Overview of Book-keeping and Recording Journal Entries


Did you know there is a systematic process of recording financial transactions in the books of accounts? Yes, and that systematic process are known as bookkeeping. Just like a product going through various quality checks before getting packed, similarly the financial transactions have a systematic process before making the final financial statements. Let’s dive into the basics and overview of bookkeeping.

Overview of Bookkeeping

In a simple language, bookkeeping is the process of recording business financial transactions. Sounds fairly dimple, doesn’t it? There are certain bookkeeping basics one should know, as it is the first step of reaching the preparation of financial statements.

Bookkeeping basics- one should know

There are majorly five bookkeeping accounts one should know and understand:

  1. Assets: Anything that has a value in a business is considered as an asset. For example, inventory, computers, stock, etc.
  2. Liabilities: Any debts owned by the business are considered as liabilities. For example, loan, creditors, bills payable, etc.
  3. Revenue/Income: Revenue or income is the amount received by the business either through goods sold or services provided. For example, rent received, interest received, etc.
  4. Expenses: Expenses is the amount of money used or going out of the business. For example, rent paid, electricity expenses, salaries, etc.
  5. Equity: When you subtract liabilities from the assets of the business, you will get equity that reflects the financial interest in the business.

Normally, every business owner follows the double entry bookkeeping system that is highly recommended. Here, in this system, each transaction has two-fold effects, which is debit and credit. Every debit has a corresponding credit and vice versa.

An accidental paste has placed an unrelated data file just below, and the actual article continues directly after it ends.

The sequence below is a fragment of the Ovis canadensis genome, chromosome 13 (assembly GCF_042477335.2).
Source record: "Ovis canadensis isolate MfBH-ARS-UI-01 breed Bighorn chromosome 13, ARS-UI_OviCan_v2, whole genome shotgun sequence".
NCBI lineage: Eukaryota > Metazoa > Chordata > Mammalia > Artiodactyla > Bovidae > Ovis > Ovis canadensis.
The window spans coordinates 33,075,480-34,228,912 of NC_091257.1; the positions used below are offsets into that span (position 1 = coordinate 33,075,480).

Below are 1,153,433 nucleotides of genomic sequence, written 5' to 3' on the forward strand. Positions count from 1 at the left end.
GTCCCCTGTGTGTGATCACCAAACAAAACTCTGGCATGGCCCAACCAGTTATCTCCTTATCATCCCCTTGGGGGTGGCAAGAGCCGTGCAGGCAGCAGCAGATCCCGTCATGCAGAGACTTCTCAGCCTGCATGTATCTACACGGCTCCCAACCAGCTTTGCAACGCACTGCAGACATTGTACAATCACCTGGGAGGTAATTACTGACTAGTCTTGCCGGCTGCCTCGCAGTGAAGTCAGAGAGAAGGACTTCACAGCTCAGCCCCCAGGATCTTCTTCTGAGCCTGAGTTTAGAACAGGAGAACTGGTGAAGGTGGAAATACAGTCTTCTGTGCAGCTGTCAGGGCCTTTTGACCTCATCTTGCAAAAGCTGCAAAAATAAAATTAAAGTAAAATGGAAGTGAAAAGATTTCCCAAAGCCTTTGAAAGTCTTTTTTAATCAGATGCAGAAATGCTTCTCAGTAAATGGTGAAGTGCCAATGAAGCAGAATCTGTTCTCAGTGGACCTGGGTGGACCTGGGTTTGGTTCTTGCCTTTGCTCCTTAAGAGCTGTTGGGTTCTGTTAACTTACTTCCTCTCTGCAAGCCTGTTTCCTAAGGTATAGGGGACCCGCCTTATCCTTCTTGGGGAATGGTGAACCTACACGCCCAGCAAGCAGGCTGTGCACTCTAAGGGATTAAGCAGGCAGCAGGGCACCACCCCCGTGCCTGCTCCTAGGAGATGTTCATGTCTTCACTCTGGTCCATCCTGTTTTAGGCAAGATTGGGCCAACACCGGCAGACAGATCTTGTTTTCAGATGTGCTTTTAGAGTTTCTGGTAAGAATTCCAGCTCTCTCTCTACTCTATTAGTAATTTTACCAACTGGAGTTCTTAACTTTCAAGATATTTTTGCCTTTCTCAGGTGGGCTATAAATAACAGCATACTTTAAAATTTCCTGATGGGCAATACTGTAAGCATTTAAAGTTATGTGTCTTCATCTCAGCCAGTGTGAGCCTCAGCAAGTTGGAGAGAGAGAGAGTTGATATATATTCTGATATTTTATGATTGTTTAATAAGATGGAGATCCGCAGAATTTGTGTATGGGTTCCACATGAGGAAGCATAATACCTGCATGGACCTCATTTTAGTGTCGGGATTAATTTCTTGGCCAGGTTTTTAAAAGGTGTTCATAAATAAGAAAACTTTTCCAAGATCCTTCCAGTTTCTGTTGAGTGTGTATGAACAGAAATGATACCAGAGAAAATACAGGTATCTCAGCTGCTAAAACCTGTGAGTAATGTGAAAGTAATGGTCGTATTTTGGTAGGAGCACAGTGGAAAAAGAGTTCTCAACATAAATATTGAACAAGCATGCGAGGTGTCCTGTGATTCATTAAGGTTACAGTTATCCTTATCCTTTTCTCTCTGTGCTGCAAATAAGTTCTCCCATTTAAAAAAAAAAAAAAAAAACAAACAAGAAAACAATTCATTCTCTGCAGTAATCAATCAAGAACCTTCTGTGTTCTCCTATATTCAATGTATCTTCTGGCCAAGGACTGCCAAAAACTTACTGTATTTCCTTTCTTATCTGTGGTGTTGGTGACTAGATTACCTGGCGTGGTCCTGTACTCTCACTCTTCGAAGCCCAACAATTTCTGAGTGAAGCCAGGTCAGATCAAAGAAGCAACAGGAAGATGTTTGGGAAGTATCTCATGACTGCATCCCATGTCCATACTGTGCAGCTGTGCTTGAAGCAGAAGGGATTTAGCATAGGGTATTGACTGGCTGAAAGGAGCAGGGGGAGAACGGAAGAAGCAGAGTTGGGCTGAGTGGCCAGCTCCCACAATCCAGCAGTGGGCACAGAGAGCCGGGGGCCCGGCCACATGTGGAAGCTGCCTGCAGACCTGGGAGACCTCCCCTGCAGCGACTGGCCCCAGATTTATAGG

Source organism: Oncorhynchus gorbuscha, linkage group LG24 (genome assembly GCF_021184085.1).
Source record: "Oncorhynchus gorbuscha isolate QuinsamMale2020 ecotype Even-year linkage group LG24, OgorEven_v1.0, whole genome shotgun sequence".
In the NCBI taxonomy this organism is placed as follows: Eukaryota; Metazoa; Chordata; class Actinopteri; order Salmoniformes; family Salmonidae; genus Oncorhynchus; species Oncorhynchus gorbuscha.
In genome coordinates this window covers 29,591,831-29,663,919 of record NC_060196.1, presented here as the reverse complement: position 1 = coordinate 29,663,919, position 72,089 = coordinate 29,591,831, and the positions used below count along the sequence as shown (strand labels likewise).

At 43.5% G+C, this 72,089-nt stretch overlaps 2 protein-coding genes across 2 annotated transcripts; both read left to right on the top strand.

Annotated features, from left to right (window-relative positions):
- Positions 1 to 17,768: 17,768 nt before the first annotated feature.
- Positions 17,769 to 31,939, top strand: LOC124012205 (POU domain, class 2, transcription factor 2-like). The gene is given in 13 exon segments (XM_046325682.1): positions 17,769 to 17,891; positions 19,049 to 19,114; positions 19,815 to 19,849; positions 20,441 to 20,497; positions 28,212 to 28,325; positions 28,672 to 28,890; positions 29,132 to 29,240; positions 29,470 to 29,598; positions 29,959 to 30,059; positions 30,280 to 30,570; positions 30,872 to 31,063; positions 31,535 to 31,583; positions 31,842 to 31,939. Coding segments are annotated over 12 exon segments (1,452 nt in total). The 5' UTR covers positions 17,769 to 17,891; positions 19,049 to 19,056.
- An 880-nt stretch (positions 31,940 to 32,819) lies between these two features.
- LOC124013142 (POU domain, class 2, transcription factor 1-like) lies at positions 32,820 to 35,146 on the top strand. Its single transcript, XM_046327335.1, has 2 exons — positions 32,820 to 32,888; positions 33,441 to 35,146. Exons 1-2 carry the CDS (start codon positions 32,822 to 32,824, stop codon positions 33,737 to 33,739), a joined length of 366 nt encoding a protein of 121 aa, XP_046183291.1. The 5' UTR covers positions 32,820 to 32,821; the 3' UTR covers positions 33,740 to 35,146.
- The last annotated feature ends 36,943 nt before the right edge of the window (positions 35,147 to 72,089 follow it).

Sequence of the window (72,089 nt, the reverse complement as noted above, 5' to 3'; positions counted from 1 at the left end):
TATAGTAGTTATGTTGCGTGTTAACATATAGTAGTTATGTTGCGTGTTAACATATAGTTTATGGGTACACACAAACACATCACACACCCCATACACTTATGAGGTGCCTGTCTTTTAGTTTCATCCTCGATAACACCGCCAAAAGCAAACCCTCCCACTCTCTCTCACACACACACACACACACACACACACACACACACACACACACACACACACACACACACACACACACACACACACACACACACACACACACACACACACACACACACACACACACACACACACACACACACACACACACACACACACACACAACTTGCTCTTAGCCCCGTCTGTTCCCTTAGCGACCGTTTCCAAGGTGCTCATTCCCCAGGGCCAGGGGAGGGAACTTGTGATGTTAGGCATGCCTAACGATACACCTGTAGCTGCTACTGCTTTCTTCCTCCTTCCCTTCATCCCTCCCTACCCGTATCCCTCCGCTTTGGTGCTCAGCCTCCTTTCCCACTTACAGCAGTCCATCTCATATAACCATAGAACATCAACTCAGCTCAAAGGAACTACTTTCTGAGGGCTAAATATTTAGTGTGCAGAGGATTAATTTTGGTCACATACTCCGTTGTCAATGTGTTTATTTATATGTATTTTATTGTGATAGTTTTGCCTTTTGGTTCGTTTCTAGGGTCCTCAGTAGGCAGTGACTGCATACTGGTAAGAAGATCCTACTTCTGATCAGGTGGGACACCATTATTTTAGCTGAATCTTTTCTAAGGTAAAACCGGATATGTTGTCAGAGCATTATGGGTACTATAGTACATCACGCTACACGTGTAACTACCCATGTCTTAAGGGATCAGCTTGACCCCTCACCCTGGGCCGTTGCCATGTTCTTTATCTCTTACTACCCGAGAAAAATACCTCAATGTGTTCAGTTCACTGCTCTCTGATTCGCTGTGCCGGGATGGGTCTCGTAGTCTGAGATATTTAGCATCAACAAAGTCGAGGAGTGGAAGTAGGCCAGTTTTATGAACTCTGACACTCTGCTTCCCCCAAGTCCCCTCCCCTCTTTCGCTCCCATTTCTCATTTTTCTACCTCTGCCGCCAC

Knowing about the bookkeeping basics will lead to the very first step of recording financial transactions. The financial transactions are first recorded in the Journal Book.

What is a Journal Entry?

A journal entry is the primary recording book of all the day-to-day financial transactions. Before the invention of computerized accounts, the process of recording transactions was manual.

What is in a Journal Entry?

A journey entry should include the following:

  1. Unique identifying number
  2. Date of transaction
  3. Amount to be credited and debited
  4. Account where the debits and credits are recorded
  5. Name of the person making an entry
  6. Whether the transaction is one time or recurring
  7. A description of the transaction also known as narration.

The best way to learn something is to do it. Let us study some examples of general journal entries to have a clear idea on the concept.

Examples of Journal Entries

#1 Bob opened a new merchandise-clothing store by investing $15,000 into their new business on 1st March.

#2 On 5TH March, the company paid their first month’s rent of $1,700.

#3 On 10th March, the company purchased direct material for inventory that was $4,000 on credit.

#4 On 15TH March, the company made sales of $2,000 and received $1,200 in cash and remaining $1,000 as Accounts receivable.

#5 Also, on March 15th, an expense was made to purchase materials that will be used to create inventory for $ 600.

These were some of the examples of Journal Entries. Notice how each transaction is balanced. Everything entered on the debit side has a credit effect as well. This is how double entry bookkeeping system works.

After recording the daily financial transactions in the Journal Book, the second step is to post all these financial transactions into the respective ledger accounts.

Wrapping up

So, we learned the process of recording financial transactions in the journal and with the help of examples. In this next article we will learn about the next step that is to post these transactions to the ledger along the format of different subsidiary books of accounts.

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